Is It Safe to Do Root Canal Retreatment?

Is It Safe to Do Root Canal Retreatment?

July 1, 2023

Although root canals efficiently and effectively help eradicate infections inside a tooth, some root canal-treated teeth may not heal as anticipated or develop new infections necessitating root canal retreatment months or years later. These situations develop when the initial treatment fails to remove the infection comprehensively.

 

Decay can accumulate in the treated tooth if it cracks, becomes loose, or is exposed to a new infection. As a result, you may not experience symptoms of reinfection, while some patients may have to endure swelling and pain when chewing. Dentists can retreat teeth that did not heal correctly or have developed infections after root canal treatment by performing root canal retreatment to ensure they clean the tooth comprehensively by clearing all decay to ensure tooth functionality.

 

When Might You Need Root Canal Retreatment?

 

If you have undergone a root canal, the tooth receiving the treatment should heal in approximately two weeks and function appropriately after you have it restored with a dental crown. When performing a root canal, dentists try to remove the infection inside your tooth using sophisticated instruments and flexible tools to ensure they clean all the canals and seal them with a biocompatible material to prevent reinfection. They advise you to return for a follow-up visit in a week to determine if they have removed the infection from the inside of the tooth by taking X-rays and examining it. They suggest restoring the tooth with a dental crown to prevent reinfection or damage to the tooth from developing complications.

 

Occasionally root canals can fail for various reasons, including improper cleaning of the canals, a canal remaining undetected inside the tooth, dental restorations becoming damaged to reinfect the tooth, et cetera. Reinfection of a treated tooth can occur in the weeks following a root canal or months or years later when you start experiencing pain when chewing with the specific tooth and temperature sensitivity as you did when you initially needed a root canal.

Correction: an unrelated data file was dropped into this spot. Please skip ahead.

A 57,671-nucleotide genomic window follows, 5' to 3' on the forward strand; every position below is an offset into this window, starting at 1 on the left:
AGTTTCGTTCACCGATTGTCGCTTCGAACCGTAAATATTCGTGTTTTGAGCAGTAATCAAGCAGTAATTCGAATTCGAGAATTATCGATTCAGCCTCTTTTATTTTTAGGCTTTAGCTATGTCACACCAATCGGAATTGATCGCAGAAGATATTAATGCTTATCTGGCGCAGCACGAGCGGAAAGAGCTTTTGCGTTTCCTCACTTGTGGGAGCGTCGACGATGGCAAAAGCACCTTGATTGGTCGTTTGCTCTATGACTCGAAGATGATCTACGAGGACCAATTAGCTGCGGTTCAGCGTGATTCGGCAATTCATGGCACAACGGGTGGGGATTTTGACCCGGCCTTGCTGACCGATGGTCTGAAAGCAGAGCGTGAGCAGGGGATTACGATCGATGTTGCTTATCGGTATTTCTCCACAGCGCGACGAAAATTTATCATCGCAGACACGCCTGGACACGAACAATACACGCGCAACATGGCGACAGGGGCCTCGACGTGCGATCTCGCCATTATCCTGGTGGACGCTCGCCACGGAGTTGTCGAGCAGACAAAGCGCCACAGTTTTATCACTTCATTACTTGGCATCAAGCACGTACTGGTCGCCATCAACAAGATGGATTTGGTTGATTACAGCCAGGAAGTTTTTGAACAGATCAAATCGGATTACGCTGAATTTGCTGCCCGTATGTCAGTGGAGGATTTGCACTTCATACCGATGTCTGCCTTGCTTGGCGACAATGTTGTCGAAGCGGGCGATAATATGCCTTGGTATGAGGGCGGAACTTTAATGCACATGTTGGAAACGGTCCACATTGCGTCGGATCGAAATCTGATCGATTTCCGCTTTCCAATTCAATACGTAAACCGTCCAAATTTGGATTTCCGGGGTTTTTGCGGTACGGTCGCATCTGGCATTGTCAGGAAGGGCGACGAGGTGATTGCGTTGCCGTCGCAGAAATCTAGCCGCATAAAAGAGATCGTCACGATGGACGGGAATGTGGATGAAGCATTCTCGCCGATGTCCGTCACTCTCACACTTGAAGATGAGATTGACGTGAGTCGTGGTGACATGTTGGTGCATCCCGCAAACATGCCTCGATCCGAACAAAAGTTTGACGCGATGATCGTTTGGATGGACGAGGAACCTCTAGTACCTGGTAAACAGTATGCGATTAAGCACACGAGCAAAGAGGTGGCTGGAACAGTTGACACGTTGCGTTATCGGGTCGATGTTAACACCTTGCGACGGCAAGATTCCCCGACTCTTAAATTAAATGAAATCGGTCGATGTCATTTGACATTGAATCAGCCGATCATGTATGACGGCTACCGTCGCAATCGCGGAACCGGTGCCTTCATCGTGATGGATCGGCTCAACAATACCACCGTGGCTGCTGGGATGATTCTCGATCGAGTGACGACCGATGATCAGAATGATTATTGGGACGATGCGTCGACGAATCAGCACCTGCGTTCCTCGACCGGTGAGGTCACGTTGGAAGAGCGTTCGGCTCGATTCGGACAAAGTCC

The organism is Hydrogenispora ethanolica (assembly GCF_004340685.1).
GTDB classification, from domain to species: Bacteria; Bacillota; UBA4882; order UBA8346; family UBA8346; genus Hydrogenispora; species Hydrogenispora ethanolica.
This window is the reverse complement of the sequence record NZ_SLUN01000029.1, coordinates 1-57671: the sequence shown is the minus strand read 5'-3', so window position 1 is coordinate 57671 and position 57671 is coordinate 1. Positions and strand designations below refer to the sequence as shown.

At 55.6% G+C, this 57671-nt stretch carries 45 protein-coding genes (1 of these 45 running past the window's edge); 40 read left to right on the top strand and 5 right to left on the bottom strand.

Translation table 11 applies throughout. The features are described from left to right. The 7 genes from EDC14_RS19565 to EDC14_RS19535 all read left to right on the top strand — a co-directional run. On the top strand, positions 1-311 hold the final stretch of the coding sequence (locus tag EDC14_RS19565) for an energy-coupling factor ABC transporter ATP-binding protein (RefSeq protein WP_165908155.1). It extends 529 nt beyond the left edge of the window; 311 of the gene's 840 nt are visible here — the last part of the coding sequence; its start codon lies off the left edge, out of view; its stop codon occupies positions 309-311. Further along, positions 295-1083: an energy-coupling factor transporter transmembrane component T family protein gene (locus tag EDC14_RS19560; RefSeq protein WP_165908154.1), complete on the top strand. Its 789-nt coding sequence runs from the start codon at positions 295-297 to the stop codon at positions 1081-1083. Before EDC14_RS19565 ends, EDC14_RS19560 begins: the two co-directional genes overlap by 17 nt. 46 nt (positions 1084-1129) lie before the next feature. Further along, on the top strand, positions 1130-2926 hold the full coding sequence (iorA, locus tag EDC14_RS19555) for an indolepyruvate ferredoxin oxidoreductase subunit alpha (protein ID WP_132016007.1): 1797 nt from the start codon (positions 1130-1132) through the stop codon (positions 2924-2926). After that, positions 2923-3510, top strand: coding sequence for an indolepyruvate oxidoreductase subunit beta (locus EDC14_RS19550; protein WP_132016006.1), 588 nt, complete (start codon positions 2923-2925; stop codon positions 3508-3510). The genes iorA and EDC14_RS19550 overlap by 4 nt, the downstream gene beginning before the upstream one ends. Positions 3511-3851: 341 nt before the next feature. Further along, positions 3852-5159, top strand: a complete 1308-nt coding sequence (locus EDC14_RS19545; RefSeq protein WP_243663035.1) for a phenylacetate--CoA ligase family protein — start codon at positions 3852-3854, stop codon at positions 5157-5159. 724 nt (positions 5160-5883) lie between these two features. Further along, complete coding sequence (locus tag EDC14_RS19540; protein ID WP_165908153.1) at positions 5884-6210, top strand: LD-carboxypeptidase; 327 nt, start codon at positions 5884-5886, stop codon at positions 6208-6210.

If your tooth becomes reinfected, the dentist in Middleburg suggests root canal retreatment, similar to the initial procedure, including removing your dental restoration, opening your tooth to expose the dental pulp, removing the biocompatible filler inside the tooth, and cleaning all canals thoroughly. The dentist uses illumination and magnification to carefully examine the area, teeth, hidden canals, or unusual spots. After re-cleaning the tooth, the dentist fills it with a biocompatible material to complete the treatment.

 

Recovering from Root Canal Retreatment

 

Recovering from root canal retreatment is not unlike the initial root canal and will require you to exercise caution with your teeth during your healing. However, you must avoid some foods after endodontic treatment performed again by the specialist and ensure not to chew or eat with the re-treated tooth to prevent complications until you permanently restore it with a dental crown or other material to enable the tooth to function appropriately and offering protection against further reinfection or decay.

 

You must arrange a follow-up visit with the Middleburg dentist after root canal retreatment to ensure all is well with your tooth before you proceed to your regular dentist for a restoration of your choice.

 

Alternatives to Retreatment of a Treated Tooth

 

If your tooth develops an infection inside it, you have two options. You can receive a root canal from the specialist to alleviate the excruciating pain and temperature sensitivity you experience and preserve your natural tooth. Alternatively, you can request the dentist to extract the tooth, thinking you will eliminate the infection forever by using this option.

 

Root canal-treated teeth reinfected also make you confront similar challenges. You can either receive retreatment for the tooth or have it removed and start searching for replacement solutions to close the gap between your teeth. While you may think the latter option suits your needs as you may not want to endure another root canal, retaining your natural tooth is suggested because even after root canal retreatment, you can continue using the tooth for years without confronting challenges. However, you must ensure you care for the tooth as the dentist recommends to ensure you do not develop infections in your mouth or around the tooth that might make you vulnerable to another procedure to re-treat your tooth.

 

Root canal retreatments are performed by many dentists, including Susquehanna Valley Dental Groupto eliminate infections in a root canal-treated tooth. The retreatment is safe and effective and helps preserve your natural tooth from extraction. Therefore if your root canal-treated tooth has developed reinfection, meet the practice to receive retreatment to prevent needing artificial teeth.

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